THE STAMFORD ARMS
This project will see the restoration and conversion of the derelict existing pub buildings into contemprary dwellings, and the construction of four new homes on the former car park area.
THE STAMFORD ARMS LITTLE BOLLINGTON
The Stamford Arms Pub, formerly known as Home, has been vacant since 2012, with the locally significant turn of the century mock-Tudor Edwardian style buildings falling into a state of disrepair in the intervening years.
Since purchasing the site in Autumn 2019, Novo and their design team, led by Project 3 Architects have worked hard to integrate themselves into the local community in order to deliver proposals that have become widely supported amongst residents. The scheme proposes 18 dwellings across the site, achieved through the restoration and conversion of the existing pub buildings into 9 apartments and 5 mews-style houses, and the construction of 4 new homes on the former car park area.
Affordability is at the heart of this redevelopment, with the 9 apartments in the restored main pub building being offered for shared ownership, making them the centrepiece of this exciting site.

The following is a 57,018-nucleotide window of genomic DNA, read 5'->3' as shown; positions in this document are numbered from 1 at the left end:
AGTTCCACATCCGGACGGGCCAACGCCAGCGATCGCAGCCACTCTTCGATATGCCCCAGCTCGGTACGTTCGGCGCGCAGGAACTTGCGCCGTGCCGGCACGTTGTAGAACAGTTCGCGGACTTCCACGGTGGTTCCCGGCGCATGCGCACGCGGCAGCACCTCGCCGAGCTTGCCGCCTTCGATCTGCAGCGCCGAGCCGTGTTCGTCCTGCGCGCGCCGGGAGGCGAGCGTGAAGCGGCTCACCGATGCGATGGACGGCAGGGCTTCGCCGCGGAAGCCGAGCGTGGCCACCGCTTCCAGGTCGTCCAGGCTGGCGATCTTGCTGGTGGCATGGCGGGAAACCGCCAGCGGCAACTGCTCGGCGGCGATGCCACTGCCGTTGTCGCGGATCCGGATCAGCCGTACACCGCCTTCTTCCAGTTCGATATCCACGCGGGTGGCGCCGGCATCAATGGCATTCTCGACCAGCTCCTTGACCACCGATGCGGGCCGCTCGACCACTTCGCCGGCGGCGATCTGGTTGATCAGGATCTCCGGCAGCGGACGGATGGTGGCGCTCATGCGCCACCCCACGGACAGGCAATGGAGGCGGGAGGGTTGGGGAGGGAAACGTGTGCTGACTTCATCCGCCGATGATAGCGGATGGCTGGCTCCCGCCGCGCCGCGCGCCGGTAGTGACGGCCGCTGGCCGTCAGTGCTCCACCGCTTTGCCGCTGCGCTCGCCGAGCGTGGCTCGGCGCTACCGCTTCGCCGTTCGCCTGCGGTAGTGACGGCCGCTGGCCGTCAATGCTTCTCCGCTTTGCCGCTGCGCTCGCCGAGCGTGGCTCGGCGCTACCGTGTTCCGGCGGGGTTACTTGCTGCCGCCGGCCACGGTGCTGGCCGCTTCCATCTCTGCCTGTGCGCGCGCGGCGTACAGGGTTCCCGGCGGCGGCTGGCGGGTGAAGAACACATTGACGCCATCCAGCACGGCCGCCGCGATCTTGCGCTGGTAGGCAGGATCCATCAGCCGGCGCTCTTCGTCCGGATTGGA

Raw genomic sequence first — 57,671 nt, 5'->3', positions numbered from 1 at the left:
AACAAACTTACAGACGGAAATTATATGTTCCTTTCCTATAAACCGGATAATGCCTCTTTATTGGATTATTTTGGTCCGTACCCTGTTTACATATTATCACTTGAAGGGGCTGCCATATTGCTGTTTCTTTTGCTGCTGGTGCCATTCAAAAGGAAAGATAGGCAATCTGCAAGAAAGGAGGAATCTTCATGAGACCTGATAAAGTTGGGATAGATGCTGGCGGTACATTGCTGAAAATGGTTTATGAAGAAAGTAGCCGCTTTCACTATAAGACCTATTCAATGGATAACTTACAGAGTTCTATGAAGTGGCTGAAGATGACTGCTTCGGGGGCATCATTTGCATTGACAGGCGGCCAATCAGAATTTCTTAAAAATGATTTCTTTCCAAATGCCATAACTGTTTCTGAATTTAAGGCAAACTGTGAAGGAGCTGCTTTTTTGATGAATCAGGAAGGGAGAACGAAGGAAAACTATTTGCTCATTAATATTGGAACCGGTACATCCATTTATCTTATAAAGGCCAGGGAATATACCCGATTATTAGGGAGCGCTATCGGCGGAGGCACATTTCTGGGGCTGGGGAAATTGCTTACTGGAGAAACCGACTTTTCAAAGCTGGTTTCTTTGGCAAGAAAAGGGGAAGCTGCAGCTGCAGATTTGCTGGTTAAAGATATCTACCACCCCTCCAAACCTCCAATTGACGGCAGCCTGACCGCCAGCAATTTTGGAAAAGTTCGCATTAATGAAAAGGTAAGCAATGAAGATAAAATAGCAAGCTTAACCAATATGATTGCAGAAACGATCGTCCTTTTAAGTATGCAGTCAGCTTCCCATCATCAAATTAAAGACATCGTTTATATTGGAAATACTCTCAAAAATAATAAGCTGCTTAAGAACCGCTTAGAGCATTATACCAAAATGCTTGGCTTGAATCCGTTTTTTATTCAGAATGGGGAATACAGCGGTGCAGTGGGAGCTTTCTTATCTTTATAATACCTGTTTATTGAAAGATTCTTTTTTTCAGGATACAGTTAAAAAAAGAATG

There are three existing empty buildings located on the site. The former Stamford Arms public house and associated stable blocks. The former public house is a substantial building built at the turn of the century in a mock-Tudor Edwardian style.
The buildings do not necessarily reflect the local vernacular, but a typical Edwardian red brick base with mock Tudor cladding located above, the roof is clad in red clay tiles. The public house has suffered from insensitive additions added both internally and externally over several years, that are detrimental to the original architecture. The building has been vacant since 2012 and has suffered from both vandalism and water ingress resulting in its current poor condition.
The public house has an illuminated car park with approximately 50 spaces, which is in very poor condition, overgrown with poor quality trees and moss. The boundary has become overgrown with tree species not commonly found in the area, it is unkept and becoming an eyesore.